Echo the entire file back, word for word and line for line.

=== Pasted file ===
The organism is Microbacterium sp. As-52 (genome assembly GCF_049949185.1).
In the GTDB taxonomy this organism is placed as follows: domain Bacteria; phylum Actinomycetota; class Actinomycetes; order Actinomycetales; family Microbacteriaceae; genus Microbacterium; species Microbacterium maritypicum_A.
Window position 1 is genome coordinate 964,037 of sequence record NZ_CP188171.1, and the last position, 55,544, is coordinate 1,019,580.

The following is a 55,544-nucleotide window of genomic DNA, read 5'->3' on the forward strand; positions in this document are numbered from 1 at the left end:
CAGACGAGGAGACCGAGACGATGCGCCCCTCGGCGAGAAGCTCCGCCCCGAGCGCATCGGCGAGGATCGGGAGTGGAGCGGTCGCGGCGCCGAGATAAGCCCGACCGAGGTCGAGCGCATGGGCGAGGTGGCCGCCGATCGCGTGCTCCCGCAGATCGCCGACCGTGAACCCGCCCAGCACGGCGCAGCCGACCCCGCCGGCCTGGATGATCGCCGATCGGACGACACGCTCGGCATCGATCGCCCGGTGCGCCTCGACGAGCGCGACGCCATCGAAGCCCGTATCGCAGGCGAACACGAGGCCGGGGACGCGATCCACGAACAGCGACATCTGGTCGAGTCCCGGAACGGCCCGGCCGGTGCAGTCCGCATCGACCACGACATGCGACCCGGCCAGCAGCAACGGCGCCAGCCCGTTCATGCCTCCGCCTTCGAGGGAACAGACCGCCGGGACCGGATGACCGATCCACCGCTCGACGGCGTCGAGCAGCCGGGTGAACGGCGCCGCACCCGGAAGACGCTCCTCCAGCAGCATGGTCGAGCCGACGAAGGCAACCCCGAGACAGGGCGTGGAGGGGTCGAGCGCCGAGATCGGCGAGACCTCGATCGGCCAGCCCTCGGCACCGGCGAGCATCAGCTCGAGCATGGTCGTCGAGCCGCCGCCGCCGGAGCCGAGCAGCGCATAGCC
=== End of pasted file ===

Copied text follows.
The organism is Microbacterium sp. As-52 (genome assembly GCF_049949185.1).
In the GTDB taxonomy this organism is placed as follows: domain Bacteria; phylum Actinomycetota; class Actinomycetes; order Actinomycetales; family Microbacteriaceae; genus Microbacterium; species Microbacterium maritypicum_A.
Window position 1 is genome coordinate 964,037 of sequence record NZ_CP188171.1, and the last position, 55,544, is coordinate 1,019,580.

The following is a 55,544-nucleotide window of genomic DNA, read 5'->3' on the forward strand; positions in this document are numbered from 1 at the left end:
CAGACGAGGAGACCGAGACGATGCGCCCCTCGGCGAGAAGCTCCGCCCCGAGCGCATCGGCGAGGATCGGGAGTGGAGCGGTCGCGGCGCCGAGATAAGCCCGACCGAGGTCGAGCGCATGGGCGAGGTGGCCGCCGATCGCGTGCTCCCGCAGATCGCCGACCGTGAACCCGCCCAGCACGGCGCAGCCGACCCCGCCGGCCTGGATGATCGCCGATCGGACGACACGCTCGGCATCGATCGCCCGGTGCGCCTCGACGAGCGCGACGCCATCGAAGCCCGTATCGCAGGCGAACACGAGGCCGGGGACGCGATCCACGAACAGCGACATCTGGTCGAGTCCCGGAACGGCCCGGCCGGTGCAGTCCGCATCGACCACGACATGCGACCCGGCCAGCAGCAACGGCGCCAGCCCGTTCATGCCTCCGCCTTCGAGGGAACAGACCGCCGGGACCGGATGACCGATCCACCGCTCGACGGCGTCGAGCAGCCGGGTGAACGGCGCCGCACCCGGAAGACGCTCCTCCAGCAGCATGGTCGAGCCGACGAAGGCAACCCCGAGACAGGGCGTGGAGGGGTCGAGCGCCGAGATCGGCGAGACCTCGATCGGCCAGCCCTCGGCACCGGCGAGCATCAGCTCGAGCATGGTCGTCGAGCCGCCGCCGCCGGAGCCGAGCAGCGCATAGCC